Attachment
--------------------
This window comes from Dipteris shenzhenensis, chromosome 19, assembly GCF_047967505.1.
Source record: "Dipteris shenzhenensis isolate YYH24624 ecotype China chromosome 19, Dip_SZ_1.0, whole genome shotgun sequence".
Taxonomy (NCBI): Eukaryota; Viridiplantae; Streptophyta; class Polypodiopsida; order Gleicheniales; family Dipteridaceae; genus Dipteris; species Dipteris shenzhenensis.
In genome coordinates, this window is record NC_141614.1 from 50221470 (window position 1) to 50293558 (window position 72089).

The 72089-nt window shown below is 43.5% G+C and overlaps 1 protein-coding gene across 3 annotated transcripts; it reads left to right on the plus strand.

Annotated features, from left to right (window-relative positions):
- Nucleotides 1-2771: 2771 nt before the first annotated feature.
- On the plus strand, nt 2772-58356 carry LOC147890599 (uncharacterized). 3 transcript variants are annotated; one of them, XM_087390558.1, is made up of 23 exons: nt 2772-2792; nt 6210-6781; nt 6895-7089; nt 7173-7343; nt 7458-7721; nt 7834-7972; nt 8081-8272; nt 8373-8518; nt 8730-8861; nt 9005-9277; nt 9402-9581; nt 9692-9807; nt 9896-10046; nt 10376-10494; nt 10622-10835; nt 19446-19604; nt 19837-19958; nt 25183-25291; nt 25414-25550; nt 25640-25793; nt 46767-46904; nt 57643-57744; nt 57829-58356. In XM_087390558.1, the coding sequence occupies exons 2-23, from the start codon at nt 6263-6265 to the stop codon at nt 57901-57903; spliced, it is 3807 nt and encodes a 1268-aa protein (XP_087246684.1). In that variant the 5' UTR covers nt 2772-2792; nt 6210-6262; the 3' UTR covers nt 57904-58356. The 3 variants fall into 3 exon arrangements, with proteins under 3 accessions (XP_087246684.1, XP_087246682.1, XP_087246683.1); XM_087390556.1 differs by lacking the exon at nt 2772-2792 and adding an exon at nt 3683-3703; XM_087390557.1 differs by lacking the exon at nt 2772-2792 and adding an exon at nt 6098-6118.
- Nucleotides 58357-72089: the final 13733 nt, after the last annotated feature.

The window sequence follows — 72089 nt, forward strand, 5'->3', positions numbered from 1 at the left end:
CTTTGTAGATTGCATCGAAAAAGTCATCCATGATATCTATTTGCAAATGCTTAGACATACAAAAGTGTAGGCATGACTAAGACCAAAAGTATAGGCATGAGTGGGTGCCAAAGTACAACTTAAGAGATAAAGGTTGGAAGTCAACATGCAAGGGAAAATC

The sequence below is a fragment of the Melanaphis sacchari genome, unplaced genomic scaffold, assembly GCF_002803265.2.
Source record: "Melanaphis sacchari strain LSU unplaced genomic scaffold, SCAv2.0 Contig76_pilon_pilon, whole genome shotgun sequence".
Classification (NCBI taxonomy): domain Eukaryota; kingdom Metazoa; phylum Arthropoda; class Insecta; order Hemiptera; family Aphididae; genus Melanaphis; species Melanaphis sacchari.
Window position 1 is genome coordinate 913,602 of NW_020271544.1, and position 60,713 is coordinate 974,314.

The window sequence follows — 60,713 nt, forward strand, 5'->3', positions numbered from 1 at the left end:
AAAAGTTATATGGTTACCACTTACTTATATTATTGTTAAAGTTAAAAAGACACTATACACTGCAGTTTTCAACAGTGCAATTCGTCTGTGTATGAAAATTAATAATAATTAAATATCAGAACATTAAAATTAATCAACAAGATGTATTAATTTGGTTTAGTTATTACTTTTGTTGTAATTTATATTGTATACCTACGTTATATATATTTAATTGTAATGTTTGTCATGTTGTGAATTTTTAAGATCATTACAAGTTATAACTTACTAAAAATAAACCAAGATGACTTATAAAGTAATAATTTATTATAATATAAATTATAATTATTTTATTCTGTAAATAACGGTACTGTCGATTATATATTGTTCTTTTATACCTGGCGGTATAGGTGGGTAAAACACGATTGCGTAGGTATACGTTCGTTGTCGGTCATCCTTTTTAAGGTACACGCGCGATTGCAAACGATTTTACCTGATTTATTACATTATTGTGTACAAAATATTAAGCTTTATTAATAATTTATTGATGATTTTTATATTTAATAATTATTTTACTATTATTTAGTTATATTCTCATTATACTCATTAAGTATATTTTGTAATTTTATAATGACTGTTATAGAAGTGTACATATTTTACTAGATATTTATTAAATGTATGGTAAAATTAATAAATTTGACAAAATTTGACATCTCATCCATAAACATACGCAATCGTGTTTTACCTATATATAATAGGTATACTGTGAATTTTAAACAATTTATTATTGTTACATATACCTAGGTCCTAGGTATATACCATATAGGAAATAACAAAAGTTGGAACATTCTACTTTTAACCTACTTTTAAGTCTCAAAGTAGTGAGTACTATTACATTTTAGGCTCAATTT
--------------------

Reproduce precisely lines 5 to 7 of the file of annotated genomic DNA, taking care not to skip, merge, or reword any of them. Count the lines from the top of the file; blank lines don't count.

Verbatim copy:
The 72089-nt window shown below is 43.5% G+C and overlaps 1 protein-coding gene across 3 annotated transcripts; it reads left to right on the plus strand.

Annotated features, from left to right (window-relative positions):
- Nucleotides 1-2771: 2771 nt before the first annotated feature.